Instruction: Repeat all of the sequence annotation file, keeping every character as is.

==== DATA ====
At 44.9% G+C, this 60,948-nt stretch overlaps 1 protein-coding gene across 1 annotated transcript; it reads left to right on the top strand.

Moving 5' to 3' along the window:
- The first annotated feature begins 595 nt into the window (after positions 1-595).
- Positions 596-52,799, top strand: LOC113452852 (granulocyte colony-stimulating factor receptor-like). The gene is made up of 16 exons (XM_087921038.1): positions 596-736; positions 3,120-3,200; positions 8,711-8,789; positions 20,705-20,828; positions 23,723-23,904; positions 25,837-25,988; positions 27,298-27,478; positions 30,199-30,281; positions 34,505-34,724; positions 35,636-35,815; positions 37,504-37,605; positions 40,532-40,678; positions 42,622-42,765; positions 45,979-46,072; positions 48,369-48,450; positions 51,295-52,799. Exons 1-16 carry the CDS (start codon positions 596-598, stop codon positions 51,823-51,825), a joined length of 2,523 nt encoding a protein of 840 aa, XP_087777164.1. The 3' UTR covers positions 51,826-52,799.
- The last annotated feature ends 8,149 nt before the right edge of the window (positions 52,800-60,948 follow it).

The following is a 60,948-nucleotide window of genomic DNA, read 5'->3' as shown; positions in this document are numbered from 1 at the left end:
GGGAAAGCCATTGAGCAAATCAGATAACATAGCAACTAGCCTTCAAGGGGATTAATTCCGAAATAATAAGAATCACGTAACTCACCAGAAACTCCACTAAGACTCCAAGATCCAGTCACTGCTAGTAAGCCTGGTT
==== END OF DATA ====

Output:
At 44.9% G+C, this 60,948-nt stretch overlaps 1 protein-coding gene across 1 annotated transcript; it reads left to right on the top strand.

Moving 5' to 3' along the window:
- The first annotated feature begins 595 nt into the window (after positions 1-595).
- Positions 596-52,799, top strand: LOC113452852 (granulocyte colony-stimulating factor receptor-like). The gene is made up of 16 exons (XM_087921038.1): positions 596-736; positions 3,120-3,200; positions 8,711-8,789; positions 20,705-20,828; positions 23,723-23,904; positions 25,837-25,988; positions 27,298-27,478; positions 30,199-30,281; positions 34,505-34,724; positions 35,636-35,815; positions 37,504-37,605; positions 40,532-40,678; positions 42,622-42,765; positions 45,979-46,072; positions 48,369-48,450; positions 51,295-52,799. Exons 1-16 carry the CDS (start codon positions 596-598, stop codon positions 51,823-51,825), a joined length of 2,523 nt encoding a protein of 840 aa, XP_087777164.1. The 3' UTR covers positions 51,826-52,799.
- The last annotated feature ends 8,149 nt before the right edge of the window (positions 52,800-60,948 follow it).

The following is a 60,948-nucleotide window of genomic DNA, read 5'->3' as shown; positions in this document are numbered from 1 at the left end:
GGGAAAGCCATTGAGCAAATCAGATAACATAGCAACTAGCCTTCAAGGGGATTAATTCCGAAATAATAAGAATCACGTAACTCACCAGAAACTCCACTAAGACTCCAAGATCCAGTCACTGCTAGTAAGCCTGGTT